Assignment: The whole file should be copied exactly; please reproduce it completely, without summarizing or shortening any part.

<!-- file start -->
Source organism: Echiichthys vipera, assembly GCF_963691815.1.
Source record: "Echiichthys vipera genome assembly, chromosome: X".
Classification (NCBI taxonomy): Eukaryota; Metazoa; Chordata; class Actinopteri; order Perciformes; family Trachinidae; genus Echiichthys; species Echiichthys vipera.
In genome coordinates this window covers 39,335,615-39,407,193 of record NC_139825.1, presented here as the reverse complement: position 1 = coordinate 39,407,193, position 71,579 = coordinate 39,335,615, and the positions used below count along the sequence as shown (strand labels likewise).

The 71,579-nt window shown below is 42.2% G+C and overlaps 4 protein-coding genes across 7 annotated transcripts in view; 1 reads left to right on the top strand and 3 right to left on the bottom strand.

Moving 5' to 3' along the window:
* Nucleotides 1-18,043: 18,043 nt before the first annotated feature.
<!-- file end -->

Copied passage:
Source organism: Echiichthys vipera, assembly GCF_963691815.1.
Source record: "Echiichthys vipera genome assembly, chromosome: X".
Classification (NCBI taxonomy): Eukaryota; Metazoa; Chordata; class Actinopteri; order Perciformes; family Trachinidae; genus Echiichthys; species Echiichthys vipera.
In genome coordinates this window covers 39,335,615-39,407,193 of record NC_139825.1, presented here as the reverse complement: position 1 = coordinate 39,407,193, position 71,579 = coordinate 39,335,615, and the positions used below count along the sequence as shown (strand labels likewise).

The 71,579-nt window shown below is 42.2% G+C and overlaps 4 protein-coding genes across 7 annotated transcripts in view; 1 reads left to right on the top strand and 3 right to left on the bottom strand.

Moving 5' to 3' along the window:
* Nucleotides 1-18,043: 18,043 nt before the first annotated feature.